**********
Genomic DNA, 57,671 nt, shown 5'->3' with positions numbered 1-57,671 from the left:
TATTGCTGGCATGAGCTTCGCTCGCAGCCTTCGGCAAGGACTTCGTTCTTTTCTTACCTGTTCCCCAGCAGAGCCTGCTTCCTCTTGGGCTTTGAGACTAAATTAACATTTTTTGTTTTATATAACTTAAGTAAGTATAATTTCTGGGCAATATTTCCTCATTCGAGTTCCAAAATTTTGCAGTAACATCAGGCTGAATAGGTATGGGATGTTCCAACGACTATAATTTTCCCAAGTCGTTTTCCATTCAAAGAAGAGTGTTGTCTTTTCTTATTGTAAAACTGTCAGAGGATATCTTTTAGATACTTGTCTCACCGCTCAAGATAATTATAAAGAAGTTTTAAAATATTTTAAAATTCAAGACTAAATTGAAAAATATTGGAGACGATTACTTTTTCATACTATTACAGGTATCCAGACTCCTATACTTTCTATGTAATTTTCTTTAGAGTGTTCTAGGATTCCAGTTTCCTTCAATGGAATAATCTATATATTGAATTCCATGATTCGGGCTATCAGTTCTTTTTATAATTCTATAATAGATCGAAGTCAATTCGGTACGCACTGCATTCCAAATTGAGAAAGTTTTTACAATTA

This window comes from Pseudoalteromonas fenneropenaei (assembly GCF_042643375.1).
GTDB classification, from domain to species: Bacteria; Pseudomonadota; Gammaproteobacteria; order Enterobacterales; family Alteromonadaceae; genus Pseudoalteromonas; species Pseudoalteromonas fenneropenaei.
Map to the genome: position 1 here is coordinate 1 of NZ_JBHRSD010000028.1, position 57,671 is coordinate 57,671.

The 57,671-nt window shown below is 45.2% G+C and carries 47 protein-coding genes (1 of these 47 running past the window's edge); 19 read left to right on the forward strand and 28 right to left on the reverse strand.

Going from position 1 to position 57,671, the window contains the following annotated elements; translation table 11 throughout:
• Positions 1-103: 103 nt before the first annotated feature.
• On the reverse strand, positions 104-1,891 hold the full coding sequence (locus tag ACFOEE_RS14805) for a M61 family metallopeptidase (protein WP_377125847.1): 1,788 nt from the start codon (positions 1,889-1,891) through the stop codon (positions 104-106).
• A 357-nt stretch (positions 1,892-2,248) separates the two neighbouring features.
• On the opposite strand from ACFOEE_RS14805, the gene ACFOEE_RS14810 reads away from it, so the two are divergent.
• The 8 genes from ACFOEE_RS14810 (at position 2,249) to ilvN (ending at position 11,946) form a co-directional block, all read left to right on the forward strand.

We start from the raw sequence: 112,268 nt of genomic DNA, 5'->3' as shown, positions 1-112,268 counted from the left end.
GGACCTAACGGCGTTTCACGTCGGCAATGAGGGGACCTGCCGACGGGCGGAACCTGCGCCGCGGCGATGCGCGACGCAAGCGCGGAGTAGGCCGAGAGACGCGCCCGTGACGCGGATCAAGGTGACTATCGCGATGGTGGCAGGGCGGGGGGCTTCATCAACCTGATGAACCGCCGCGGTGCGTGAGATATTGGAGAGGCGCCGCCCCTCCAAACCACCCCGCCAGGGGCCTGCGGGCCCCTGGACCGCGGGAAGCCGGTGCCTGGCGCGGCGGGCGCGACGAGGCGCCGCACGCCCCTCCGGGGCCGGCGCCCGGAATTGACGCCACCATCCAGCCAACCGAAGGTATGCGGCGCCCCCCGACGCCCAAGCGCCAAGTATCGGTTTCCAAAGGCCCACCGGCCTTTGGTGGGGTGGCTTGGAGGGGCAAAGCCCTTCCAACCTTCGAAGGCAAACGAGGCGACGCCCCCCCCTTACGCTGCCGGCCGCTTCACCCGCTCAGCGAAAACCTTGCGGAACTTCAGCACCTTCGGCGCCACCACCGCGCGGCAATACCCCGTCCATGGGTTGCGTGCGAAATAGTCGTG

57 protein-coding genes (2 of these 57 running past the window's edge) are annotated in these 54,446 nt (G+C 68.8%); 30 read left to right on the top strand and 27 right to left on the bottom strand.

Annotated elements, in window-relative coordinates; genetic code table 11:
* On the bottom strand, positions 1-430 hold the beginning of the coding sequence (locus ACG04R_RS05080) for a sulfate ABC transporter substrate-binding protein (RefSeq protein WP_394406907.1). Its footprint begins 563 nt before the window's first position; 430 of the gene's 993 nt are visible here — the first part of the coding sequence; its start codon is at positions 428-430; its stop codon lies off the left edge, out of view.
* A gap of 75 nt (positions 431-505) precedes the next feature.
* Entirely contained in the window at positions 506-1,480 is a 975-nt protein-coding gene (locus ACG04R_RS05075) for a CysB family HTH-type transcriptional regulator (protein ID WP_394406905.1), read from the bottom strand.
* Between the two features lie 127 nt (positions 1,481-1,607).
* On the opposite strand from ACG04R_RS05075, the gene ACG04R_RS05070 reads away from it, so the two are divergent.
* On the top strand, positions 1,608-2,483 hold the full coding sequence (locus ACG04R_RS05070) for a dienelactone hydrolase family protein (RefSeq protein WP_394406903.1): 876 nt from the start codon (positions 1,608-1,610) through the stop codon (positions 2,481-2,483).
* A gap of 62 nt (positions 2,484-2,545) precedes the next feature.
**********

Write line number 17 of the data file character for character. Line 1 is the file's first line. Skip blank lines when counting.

* On the bottom strand, positions 1-430 hold the beginning of the coding sequence (locus ACG04R_RS05080) for a sulfate ABC transporter substrate-binding protein (RefSeq protein WP_394406907.1). Its footprint begins 563 nt before the window's first position; 430 of the gene's 993 nt are visible here — the first part of the coding sequence; its start codon is at positions 428-430; its stop codon lies off the left edge, out of view.